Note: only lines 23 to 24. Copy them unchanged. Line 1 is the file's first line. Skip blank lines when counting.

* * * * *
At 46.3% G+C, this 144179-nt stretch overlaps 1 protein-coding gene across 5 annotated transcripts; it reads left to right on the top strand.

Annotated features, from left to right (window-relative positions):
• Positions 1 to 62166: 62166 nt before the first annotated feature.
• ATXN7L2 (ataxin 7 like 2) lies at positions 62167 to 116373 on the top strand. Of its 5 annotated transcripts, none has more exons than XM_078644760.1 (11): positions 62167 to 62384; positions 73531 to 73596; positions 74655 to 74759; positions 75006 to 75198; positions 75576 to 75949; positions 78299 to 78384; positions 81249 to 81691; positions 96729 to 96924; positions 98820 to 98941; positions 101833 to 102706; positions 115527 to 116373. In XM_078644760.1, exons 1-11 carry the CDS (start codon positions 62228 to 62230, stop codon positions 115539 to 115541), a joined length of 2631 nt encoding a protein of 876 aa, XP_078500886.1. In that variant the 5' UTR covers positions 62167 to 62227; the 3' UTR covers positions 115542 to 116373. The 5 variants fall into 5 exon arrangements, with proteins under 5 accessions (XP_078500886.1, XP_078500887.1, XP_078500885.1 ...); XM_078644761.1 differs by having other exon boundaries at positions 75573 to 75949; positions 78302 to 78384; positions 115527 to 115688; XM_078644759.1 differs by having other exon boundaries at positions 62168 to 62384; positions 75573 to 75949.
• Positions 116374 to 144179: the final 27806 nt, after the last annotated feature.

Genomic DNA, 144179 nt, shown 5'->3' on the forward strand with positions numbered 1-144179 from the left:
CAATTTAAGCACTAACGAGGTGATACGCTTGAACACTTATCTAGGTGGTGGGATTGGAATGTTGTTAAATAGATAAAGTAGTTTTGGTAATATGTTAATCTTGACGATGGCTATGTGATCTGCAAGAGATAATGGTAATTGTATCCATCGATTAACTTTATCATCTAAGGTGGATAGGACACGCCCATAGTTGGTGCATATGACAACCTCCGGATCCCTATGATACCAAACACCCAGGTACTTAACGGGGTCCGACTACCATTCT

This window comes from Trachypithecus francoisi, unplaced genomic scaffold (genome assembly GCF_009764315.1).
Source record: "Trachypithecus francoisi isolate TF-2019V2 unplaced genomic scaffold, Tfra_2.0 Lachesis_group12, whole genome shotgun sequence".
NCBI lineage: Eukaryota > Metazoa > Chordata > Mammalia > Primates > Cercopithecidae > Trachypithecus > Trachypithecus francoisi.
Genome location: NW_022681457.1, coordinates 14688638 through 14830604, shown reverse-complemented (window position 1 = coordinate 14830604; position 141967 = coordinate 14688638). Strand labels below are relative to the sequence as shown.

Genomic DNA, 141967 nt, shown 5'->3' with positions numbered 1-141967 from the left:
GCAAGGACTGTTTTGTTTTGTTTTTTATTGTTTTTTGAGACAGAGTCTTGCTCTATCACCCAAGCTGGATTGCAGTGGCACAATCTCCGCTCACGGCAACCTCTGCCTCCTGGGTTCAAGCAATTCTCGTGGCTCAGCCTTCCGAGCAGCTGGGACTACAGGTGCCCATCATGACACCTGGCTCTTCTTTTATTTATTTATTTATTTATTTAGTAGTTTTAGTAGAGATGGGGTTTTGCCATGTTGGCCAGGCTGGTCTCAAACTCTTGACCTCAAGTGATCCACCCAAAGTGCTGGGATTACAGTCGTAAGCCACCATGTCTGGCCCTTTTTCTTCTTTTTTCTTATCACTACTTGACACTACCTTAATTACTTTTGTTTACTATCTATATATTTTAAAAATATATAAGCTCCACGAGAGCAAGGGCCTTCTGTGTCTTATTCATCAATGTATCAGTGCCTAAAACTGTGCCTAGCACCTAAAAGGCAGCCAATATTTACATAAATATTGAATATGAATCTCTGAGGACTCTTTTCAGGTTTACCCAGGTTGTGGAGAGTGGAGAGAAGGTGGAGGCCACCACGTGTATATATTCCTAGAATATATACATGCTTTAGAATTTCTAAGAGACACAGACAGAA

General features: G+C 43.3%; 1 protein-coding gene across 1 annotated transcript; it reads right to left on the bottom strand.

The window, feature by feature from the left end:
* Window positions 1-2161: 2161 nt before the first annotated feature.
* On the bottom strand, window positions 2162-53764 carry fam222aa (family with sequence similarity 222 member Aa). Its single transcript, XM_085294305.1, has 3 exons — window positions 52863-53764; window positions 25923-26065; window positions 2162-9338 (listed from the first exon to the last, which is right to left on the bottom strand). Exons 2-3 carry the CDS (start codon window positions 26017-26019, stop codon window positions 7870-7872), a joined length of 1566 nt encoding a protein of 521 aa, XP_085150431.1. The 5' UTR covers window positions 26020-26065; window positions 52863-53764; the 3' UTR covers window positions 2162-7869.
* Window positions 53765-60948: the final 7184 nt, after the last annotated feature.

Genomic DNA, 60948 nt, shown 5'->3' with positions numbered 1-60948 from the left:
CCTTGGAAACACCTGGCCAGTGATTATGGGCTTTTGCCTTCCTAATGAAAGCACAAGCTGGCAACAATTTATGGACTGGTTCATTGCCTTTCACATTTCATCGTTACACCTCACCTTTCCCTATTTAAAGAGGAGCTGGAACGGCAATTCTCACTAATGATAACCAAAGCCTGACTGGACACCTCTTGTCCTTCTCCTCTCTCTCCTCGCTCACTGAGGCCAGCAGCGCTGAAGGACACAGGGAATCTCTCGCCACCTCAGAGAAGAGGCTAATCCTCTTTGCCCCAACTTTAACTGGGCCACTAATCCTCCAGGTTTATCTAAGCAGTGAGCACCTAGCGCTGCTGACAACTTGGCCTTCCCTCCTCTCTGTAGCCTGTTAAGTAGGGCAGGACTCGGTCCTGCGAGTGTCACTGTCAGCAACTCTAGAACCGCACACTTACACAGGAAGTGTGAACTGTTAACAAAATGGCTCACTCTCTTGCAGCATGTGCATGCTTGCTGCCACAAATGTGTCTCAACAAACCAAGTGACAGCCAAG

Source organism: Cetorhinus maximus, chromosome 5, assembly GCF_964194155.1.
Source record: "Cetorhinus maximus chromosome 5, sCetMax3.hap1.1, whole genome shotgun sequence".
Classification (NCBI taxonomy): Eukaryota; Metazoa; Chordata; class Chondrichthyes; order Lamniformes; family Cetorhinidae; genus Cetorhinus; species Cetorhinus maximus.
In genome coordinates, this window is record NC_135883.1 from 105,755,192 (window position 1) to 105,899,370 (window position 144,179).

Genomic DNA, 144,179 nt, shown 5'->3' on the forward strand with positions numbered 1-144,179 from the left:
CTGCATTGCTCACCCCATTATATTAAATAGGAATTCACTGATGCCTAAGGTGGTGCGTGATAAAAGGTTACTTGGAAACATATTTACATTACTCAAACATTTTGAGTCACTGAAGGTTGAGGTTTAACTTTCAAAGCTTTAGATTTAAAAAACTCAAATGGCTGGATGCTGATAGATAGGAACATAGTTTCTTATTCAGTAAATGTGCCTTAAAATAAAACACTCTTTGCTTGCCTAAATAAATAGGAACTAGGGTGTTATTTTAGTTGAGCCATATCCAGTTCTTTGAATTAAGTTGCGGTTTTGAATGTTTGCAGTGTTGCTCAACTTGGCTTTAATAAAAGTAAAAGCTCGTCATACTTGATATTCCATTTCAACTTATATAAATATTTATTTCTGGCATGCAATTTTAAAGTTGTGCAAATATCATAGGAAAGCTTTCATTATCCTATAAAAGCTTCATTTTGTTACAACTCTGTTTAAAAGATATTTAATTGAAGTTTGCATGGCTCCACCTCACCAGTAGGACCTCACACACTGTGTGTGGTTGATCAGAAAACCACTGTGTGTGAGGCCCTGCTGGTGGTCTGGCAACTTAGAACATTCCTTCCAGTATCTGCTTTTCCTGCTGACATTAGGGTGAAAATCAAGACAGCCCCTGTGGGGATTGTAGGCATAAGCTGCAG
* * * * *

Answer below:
Classification (NCBI taxonomy): Eukaryota; Metazoa; Chordata; class Chondrichthyes; order Lamniformes; family Cetorhinidae; genus Cetorhinus; species Cetorhinus maximus.
In genome coordinates, this window is record NC_135883.1 from 105,755,192 (window position 1) to 105,899,370 (window position 144,179).